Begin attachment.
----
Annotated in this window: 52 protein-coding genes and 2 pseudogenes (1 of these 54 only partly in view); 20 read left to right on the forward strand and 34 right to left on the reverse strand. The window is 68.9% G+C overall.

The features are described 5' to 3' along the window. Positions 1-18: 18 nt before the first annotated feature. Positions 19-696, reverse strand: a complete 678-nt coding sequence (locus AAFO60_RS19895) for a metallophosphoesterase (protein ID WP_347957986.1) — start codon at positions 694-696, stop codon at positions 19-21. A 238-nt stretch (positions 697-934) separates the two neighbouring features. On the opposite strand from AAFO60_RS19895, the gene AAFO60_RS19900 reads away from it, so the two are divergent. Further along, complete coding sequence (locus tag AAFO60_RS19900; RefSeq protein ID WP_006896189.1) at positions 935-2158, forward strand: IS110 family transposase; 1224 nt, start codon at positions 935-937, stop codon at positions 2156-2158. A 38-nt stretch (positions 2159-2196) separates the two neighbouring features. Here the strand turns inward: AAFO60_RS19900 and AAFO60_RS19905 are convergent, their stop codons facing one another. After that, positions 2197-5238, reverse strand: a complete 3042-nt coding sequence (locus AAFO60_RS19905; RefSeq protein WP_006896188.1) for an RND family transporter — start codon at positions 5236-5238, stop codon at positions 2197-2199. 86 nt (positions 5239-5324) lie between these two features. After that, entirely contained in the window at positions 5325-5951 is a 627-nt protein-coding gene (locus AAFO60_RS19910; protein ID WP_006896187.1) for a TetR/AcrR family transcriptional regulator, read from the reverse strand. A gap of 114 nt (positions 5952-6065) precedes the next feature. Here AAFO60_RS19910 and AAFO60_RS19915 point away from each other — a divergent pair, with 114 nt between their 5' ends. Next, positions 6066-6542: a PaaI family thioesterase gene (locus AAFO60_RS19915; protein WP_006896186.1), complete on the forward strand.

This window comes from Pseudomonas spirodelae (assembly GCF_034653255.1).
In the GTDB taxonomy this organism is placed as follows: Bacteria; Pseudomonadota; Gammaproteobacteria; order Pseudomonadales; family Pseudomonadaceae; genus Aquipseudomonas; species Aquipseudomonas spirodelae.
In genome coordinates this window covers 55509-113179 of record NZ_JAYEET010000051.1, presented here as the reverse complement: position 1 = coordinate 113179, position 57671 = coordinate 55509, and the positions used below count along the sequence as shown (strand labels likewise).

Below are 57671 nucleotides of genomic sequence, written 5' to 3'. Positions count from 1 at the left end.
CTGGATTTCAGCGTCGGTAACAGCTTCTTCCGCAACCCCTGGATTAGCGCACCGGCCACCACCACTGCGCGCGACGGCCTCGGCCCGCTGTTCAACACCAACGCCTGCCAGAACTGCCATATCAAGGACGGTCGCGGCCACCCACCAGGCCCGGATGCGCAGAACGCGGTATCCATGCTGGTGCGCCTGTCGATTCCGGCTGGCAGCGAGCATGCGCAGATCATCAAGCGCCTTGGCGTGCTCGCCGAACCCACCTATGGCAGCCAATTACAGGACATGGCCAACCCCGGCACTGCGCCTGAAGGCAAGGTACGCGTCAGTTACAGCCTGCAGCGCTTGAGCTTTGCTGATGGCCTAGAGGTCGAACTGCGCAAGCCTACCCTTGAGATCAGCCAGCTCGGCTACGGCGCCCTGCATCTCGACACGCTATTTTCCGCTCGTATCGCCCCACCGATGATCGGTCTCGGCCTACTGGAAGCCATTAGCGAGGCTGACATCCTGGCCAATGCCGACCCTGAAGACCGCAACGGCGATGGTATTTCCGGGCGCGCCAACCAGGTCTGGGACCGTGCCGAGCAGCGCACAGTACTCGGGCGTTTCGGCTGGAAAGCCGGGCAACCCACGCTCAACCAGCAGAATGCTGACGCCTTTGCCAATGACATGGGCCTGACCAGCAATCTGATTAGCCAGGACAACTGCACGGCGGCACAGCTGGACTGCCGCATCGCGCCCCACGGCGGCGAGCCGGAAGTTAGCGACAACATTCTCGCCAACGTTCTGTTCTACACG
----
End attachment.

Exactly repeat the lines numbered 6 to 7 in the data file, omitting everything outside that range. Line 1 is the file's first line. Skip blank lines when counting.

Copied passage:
Below are 57671 nucleotides of genomic sequence, written 5' to 3'. Positions count from 1 at the left end.
CTGGATTTCAGCGTCGGTAACAGCTTCTTCCGCAACCCCTGGATTAGCGCACCGGCCACCACCACTGCGCGCGACGGCCTCGGCCCGCTGTTCAACACCAACGCCTGCCAGAACTGCCATATCAAGGACGGTCGCGGCCACCCACCAGGCCCGGATGCGCAGAACGCGGTATCCATGCTGGTGCGCCTGTCGATTCCGGCTGGCAGCGAGCATGCGCAGATCATCAAGCGCCTTGGCGTGCTCGCCGAACCCACCTATGGCAGCCAATTACAGGACATGGCCAACCCCGGCACTGCGCCTGAAGGCAAGGTACGCGTCAGTTACAGCCTGCAGCGCTTGAGCTTTGCTGATGGCCTAGAGGTCGAACTGCGCAAGCCTACCCTTGAGATCAGCCAGCTCGGCTACGGCGCCCTGCATCTCGACACGCTATTTTCCGCTCGTATCGCCCCACCGATGATCGGTCTCGGCCTACTGGAAGCCATTAGCGAGGCTGACATCCTGGCCAATGCCGACCCTGAAGACCGCAACGGCGATGGTATTTCCGGGCGCGCCAACCAGGTCTGGGACCGTGCCGAGCAGCGCACAGTACTCGGGCGTTTCGGCTGGAAAGCCGGGCAACCCACGCTCAACCAGCAGAATGCTGACGCCTTTGCCAATGACATGGGCCTGACCAGCAATCTGATTAGCCAGGACAACTGCACGGCGGCACAGCTGGACTGCCGCATCGCGCCCCACGGCGGCGAGCCGGAAGTTAGCGACAACATTCTCGCCAACGTTCTGTTCTACACG